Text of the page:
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Introduction to Scraping

#1 G0rman  Icon User is offline

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Posted 31 August 2012 - 06:36 AM

Introduction to Scraping

What is “scraping”?
Scraping is simply parsing human readable information to find data. You probably already do this without even thinking, but this technique can be very powerful if used consciously.

My personal opinion is that scraping is extremely important for all programmers, sysadmins, support staff, and well, anyone else who has a computer! The heart and soul of scraping is automation, it takes a large piece of data and looks for anything important, saving you time. With enough scraping and scripting you can automate any task, probably.[Citation Needed]

Fair warning: I will be using Linux commands, if you use Windows you can still follow this tutorial, but it's going to be a lot harder. I'm not very familiar with Windows commands, but most Linux commands do have a Windows equivalent, for example ls = dir, and grep = find. But that's about as far as my Windows CLI knowledge goes, sorry!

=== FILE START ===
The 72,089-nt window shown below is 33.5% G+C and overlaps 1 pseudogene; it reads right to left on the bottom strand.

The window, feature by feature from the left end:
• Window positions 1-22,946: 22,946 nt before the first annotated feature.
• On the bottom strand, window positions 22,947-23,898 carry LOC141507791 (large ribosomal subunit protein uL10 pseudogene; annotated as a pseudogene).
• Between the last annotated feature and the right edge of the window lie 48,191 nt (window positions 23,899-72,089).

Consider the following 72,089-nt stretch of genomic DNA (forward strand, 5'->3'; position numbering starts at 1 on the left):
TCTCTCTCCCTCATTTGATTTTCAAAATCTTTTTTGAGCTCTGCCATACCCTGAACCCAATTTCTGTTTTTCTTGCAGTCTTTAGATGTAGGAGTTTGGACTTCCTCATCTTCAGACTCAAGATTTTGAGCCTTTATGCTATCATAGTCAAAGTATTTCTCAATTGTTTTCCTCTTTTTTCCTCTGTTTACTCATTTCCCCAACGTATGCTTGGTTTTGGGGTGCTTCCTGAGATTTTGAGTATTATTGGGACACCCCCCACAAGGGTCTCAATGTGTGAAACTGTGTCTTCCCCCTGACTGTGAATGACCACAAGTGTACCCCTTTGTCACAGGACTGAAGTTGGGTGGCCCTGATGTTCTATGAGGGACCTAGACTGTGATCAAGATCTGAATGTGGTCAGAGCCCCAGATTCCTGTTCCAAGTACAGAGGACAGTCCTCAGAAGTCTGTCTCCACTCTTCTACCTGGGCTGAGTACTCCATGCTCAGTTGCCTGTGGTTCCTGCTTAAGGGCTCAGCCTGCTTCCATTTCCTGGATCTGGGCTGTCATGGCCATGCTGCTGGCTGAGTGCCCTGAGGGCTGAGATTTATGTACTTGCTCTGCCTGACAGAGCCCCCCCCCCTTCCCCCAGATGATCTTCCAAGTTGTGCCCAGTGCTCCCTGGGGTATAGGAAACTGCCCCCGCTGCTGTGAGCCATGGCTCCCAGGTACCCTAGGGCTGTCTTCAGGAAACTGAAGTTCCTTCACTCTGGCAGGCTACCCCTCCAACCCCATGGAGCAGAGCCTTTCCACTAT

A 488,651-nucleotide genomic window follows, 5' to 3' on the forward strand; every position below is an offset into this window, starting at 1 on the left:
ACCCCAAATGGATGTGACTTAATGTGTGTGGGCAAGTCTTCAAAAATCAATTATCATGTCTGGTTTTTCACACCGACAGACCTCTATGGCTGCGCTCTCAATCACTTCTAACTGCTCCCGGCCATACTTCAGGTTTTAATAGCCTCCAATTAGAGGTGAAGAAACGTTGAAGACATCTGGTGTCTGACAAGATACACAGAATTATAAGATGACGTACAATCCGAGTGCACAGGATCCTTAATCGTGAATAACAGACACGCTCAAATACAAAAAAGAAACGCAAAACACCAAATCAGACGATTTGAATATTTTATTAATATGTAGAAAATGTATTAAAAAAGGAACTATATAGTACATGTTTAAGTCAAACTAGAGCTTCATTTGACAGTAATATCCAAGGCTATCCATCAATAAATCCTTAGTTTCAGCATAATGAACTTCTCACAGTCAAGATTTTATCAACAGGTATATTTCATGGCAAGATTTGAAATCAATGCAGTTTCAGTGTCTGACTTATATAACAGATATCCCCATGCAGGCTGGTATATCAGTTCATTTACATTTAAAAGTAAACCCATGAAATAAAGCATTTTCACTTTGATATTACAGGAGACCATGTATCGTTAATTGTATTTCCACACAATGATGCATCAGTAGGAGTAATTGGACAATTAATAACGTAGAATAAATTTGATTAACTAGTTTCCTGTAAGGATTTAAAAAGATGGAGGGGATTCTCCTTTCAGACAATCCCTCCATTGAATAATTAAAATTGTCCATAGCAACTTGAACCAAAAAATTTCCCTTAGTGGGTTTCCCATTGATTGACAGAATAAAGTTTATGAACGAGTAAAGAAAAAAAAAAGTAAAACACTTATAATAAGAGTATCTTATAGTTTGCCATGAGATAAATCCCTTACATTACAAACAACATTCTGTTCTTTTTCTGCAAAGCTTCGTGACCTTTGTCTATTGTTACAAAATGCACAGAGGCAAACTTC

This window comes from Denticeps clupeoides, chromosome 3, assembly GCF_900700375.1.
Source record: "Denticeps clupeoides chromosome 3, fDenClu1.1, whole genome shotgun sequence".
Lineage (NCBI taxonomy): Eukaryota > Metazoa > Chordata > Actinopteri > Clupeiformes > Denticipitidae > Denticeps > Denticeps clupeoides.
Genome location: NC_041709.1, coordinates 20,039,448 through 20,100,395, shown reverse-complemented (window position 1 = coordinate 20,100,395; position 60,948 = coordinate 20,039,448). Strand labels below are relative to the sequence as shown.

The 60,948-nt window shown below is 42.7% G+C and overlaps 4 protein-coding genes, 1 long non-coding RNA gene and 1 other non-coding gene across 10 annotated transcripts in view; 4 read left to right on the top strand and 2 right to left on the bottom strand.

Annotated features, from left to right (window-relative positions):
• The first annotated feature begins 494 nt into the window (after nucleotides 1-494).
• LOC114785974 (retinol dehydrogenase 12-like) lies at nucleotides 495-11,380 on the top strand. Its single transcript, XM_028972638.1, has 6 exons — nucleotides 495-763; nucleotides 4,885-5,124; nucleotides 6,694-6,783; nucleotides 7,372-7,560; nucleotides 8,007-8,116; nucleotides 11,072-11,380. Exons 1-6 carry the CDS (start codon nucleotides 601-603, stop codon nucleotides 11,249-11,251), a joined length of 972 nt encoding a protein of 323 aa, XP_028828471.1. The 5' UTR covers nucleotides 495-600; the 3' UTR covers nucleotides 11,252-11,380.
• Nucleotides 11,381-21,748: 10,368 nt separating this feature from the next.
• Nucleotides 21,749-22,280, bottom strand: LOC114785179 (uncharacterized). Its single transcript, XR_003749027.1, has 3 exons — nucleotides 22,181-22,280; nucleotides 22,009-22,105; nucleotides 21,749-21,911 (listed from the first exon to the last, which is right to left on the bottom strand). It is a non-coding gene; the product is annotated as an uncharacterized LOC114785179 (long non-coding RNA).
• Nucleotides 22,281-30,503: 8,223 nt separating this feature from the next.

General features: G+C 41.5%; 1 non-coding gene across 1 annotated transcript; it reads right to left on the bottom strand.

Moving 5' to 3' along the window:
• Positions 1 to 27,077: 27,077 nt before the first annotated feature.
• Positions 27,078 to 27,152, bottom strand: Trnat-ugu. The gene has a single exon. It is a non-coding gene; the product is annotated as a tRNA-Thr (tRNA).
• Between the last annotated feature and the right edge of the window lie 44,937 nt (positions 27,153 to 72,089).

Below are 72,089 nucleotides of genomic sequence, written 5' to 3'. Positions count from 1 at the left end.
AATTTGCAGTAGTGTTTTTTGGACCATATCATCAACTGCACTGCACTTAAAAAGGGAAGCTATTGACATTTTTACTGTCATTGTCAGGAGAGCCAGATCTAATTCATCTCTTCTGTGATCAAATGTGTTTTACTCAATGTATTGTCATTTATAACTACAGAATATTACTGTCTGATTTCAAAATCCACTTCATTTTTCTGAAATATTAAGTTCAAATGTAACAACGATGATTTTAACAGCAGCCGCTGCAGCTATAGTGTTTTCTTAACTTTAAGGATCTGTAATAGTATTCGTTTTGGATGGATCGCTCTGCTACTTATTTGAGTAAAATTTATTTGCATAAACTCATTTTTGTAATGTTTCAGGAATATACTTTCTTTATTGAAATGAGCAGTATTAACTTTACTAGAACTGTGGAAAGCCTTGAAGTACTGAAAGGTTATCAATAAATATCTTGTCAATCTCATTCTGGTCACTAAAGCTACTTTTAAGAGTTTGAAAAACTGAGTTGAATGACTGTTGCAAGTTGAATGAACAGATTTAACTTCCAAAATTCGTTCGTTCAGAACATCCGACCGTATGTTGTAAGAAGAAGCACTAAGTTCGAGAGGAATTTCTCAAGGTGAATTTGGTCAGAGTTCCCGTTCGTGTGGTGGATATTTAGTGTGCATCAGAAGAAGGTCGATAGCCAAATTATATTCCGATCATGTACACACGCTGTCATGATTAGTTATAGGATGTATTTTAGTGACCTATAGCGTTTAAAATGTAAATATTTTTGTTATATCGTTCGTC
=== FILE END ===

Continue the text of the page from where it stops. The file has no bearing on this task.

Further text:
Please note: This isn't a tutorial on regular expressions, I try to explain them so that it isn't too important as to whether they look like magic spells or you understand them easily. Regex is very important and interesting, so learn that if you haven't already! I won't mind if you ctrl+tab or alt+tab and come back later, it's not integral to this tutorial, but it will help you focus on the tutorial instead of being confused by the patterns.


Scraping has 3 main steps.
  • Generate your input
  • Scrape the input
  • Reformatting the data

To be fair, steps 1 and 3 are not actually scraping, but you do need something to scrape and some way to read it, so we will talk about it anyway.

Simple scraping
Say you want to find all the directories in a target directory. Using ls we can find all the files, directories, links, and anything else that may be in a directory. A simple way to be able to distinguish between files and folders is by using the -F flag on ls, which will append one of */=>@| to files depending on it’s type, an entry in the form <name>/ is a directory.
Here is some sample output;
$ ls -F
a.out
bubblesort.c
code/
dreamInCode/



Now that we have a command to generate the input, ls -C we need to do some scraping! We need to find anything ending in ‘/’. The grep command is perfect for this problem, and actually we will be using it a lot for scraping. We simply search for the ‘/’ character followed by the end of line character ‘$’; which gives us grep /$.
Piping our ls -F into the grep /$ gives this output;